Zimbabwe is turning to South Africa and Angola for help in plugging a $400-million hole in its budget, Finance Minister Tendai Biti said on Thursday, lamenting a lack of foreign investment and aid from its traditional Western donors.
The southern African country's economy is recovering under a coalition government formed in 2009 by President Robert Mugabe and his rival, Prime Minister Morgan Tsvangirai, but is still suffering the hangover of a decade-long recession widely blamed on Mugabe policies such as the seizure of white-owned farms.
Mr. Biti, who slashed Zimbabwe's 2012 GDP growth forecast last month from 9.4 per cent to 5.6 per cent due to a poor harvest and lack of donor funding, said Harare would seek at least $150-million from South Africa and Angola.
"I have secured an important appointment with South Africa's minister of finance two weeks from now," he told a news conference. "In this meeting we are going to make a request for budgetary support to the tune of $100-million."
Harare was also in advanced talks for a $50-million credit line from oil-rich Angola, he said.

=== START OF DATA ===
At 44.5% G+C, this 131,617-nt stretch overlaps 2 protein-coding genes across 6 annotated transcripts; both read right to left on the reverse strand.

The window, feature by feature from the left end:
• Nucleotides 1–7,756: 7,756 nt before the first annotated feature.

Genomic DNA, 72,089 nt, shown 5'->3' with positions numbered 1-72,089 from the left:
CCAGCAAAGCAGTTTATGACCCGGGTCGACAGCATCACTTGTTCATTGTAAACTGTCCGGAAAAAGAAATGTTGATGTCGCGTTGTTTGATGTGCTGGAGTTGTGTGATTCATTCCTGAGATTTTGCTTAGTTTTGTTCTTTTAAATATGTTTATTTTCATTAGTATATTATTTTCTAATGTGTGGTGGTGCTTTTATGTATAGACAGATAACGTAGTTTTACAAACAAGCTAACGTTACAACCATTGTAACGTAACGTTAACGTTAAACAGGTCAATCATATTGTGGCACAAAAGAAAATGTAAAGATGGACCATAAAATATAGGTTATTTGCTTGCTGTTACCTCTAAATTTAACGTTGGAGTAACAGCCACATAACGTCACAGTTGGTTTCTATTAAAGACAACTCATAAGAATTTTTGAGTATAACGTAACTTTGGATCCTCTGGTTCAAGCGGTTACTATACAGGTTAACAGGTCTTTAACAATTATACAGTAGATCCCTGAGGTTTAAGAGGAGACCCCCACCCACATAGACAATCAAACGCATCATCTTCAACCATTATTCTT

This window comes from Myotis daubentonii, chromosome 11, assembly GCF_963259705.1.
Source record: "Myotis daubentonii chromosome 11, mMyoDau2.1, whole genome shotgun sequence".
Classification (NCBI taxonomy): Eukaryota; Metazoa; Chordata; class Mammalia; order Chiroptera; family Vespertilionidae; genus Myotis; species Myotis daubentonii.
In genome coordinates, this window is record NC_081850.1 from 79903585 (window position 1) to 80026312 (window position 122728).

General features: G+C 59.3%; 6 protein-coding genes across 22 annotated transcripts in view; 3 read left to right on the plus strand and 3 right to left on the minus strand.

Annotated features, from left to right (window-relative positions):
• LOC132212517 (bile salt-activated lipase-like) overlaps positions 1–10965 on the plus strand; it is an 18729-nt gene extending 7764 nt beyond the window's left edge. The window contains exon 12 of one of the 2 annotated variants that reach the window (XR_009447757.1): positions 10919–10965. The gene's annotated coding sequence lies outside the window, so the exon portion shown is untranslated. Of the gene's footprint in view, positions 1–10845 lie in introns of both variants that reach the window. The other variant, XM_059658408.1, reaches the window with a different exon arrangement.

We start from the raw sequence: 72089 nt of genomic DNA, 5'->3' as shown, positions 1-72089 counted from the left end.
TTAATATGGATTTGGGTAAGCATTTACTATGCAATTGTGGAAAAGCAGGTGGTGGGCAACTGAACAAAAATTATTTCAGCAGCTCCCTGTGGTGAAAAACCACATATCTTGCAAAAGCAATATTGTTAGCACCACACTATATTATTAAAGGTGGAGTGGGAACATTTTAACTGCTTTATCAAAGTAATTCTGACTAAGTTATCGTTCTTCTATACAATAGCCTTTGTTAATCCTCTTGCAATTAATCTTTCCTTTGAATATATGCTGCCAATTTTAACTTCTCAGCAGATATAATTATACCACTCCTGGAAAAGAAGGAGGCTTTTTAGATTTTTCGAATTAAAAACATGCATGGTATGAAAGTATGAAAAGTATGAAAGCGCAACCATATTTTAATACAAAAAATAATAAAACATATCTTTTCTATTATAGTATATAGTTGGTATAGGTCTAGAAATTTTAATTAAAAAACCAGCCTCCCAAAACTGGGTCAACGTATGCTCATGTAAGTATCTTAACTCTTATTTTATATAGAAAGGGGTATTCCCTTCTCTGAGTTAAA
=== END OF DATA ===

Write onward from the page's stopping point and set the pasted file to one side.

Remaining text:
He added that he would ask Pretoria to release a 500-million rand ($59-million) grant pledged in 2009, and revive a 1.75-billion rand credit facility created decades ago by the colonial Rhodesian government and apartheid South Africa.
The government needed nearly $400-million before the end of the year to pay annual bonuses for workers, and to finance the 2012/2013 farming season and an expected referendum on a new constitution, Mr. Biti said.
Zimbabwe has struggled to attract funding from the likes of the IMF and World Bank due to external debt that Mr. Biti put at $9.1-billion. Mr. Mugabe's drive to force foreign firms to hand over majority shares to local interests has also kept private investors away.
Zimbabwe was in danger of missing a revenue target of $3.4-billion this year, Mr. Biti said, but added that the revised growth forecast would be met due to better-than-expected tobacco sales.
Mr. Biti also said Harare was negotiating with Beijing for a $350-million loan to expand its Kariba South power station to provide an additional 300 MW of power to the current 1,000 MW – half of present demand.
China's Sino Hydro is the sole bidder for the project.
Speaking earlier in Harare at the launch of an energy policy, Energy Minister Elton Mangoma said Zimbabwe was planning a 100 MW solar plant to be commissioned in 2013.